The study sought to examine the neurophysiological effects of cannabidiol (CBD) on the emotional processing using functional Magnetic Resonance Imaging (fMRI).
Fifteen healthy male participants (age range 18-35) with a lifetime exposure to cannabis of 15 times or less were recruited in a double blind event-related fMRI design. Prior to each scanning session, participants were given an oral dose of either 600mg CBD or a placebo. The blood levels of drugs were monitored via an intravenous line, while systolic and diastolic blood pressure and heart rate (beats per minute) were recorded manually. During the scan, subjects were presented with 10 different facial identities, each identity expressing 50% or 100% intensities of fear or a neutral expression. Neuropsychological performance and symptoms ratings were recorded at baseline, immediately before scanning (1 hr), immediately after scanning (2 hr), and one hour post scanning (3 hr).
CBD had no significant effect on the gender discrimination task. Reaction times were significantly faster when processing 100% fearful faces than compared to 50% fearful and neutral faces. CBD had a significant effect on brain activation in response to faces with emotional expressions, decreasing activation in the right posterior cingulate gyrus and in the right cerebellum, when compared to placebo. Furthermore, a significant interaction effect was observed. In the right cingulate gyrus CBD attenuated activation during the processing of intense fearful faces but had no effect of neural response to neutral or mild fearful faces.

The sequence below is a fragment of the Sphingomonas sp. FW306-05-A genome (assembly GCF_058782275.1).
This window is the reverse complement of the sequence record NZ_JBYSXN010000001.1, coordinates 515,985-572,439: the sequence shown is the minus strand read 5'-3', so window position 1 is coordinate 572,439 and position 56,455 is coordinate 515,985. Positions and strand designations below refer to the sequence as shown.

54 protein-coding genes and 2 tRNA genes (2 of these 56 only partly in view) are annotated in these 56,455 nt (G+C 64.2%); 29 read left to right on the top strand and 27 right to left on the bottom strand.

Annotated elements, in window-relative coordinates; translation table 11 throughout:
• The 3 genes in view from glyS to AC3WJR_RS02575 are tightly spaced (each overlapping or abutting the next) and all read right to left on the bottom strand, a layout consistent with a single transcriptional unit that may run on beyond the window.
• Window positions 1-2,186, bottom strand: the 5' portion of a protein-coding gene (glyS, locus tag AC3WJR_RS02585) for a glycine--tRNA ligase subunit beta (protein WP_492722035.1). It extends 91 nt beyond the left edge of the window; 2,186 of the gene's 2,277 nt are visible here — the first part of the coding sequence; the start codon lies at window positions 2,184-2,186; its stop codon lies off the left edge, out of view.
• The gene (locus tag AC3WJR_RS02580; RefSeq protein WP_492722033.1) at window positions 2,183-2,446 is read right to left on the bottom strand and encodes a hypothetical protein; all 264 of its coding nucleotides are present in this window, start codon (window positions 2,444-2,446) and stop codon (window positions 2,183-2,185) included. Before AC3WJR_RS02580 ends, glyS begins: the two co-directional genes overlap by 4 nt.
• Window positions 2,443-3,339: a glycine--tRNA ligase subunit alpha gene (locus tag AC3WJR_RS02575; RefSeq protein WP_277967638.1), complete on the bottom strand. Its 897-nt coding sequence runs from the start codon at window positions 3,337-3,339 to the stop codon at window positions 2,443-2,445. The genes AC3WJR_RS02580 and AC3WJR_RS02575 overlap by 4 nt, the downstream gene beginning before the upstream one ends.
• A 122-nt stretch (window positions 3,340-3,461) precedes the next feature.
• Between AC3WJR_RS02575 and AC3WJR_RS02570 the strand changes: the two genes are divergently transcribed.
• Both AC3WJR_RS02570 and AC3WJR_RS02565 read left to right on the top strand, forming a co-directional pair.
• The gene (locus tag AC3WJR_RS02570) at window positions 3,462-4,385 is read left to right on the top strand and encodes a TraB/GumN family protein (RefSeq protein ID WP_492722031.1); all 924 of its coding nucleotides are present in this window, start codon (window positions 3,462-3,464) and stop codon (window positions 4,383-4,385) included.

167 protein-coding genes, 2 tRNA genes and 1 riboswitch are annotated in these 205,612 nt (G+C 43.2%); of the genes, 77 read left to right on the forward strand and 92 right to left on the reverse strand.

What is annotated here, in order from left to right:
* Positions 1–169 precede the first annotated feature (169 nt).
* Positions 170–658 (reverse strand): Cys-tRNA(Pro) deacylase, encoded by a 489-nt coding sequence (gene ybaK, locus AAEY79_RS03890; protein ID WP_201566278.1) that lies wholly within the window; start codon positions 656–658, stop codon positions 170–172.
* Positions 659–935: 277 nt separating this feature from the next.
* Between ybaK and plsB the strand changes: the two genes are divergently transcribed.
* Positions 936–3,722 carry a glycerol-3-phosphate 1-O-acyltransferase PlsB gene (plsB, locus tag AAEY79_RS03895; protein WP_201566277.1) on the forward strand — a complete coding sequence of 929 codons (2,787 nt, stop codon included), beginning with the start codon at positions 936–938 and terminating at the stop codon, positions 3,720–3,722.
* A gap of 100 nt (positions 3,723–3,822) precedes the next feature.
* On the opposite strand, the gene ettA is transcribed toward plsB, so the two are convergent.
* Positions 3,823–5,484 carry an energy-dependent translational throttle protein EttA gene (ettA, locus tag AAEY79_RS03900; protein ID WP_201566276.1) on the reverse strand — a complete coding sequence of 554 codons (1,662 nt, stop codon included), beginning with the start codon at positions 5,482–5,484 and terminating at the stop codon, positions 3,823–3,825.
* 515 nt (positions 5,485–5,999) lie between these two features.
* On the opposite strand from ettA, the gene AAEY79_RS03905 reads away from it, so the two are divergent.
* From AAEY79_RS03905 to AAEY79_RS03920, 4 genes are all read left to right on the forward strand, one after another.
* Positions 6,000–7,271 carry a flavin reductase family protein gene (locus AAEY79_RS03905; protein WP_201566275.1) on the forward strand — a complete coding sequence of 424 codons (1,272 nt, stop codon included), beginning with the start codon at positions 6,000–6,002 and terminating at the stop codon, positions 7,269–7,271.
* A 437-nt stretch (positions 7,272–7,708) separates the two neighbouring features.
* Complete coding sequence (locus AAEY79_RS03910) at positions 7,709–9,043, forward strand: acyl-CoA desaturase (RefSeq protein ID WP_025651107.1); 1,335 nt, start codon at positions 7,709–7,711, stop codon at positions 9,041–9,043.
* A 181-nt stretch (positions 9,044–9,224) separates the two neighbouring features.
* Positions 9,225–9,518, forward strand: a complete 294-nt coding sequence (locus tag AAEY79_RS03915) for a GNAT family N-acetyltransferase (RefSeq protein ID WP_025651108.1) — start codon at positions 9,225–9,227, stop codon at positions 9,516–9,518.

CBD significantly modulates the neurophysiological response associated with anxiety.
Neurodevelopment is sensitive to genetic and pre/postnatal environmental influences. These effects are likely mediated by epigenetic factors, yet current knowledge is limited. Longitudinal twin studies can delineate the link between genetic and environmental factors, epigenetic state at birth and neurodevelopment later in childhood. Building upon our study of the Peri/postnatal Epigenetic Twin Study (PETS) from gestation to 6 years of age, here we describe the PETS 11-year follow-up in which we will use neuroimaging and cognitive testing to examine the relationship between early-life environment, epigenetics and neurocognitive outcomes in mid-childhood. Using a within-pair twin model, the primary aims are to (1) identify early-life epigenetic correlates of neurocognitive outcomes; (2) determine the developmental stability of epigenetic effects and (3) identify modifiable environmental risk factors. Secondary aims are to identify factors influencing gut microbiota between 6 and 11 years of age to investigate links between gut microbiota and neurodevelopmental outcomes in mid-childhood. Approximately 210 twin pairs will undergo an assessment at 11 years of age. This includes a direct child cognitive assessment, multimodal magnetic resonance imaging, biological sampling, anthropometric measurements and a range of questionnaires on health and development, behavior, dietary habits and sleeping patterns. Data from complementary data sources, including the National Assessment Program — Literacy and Numeracy and the Australian Early Development Census, will also be sought. Following on from our previous focus on relationships between growth, cardiovascular health and oral health, this next phase of PETS will significantly advance our understanding of the environmental interactions that shape the developing brain.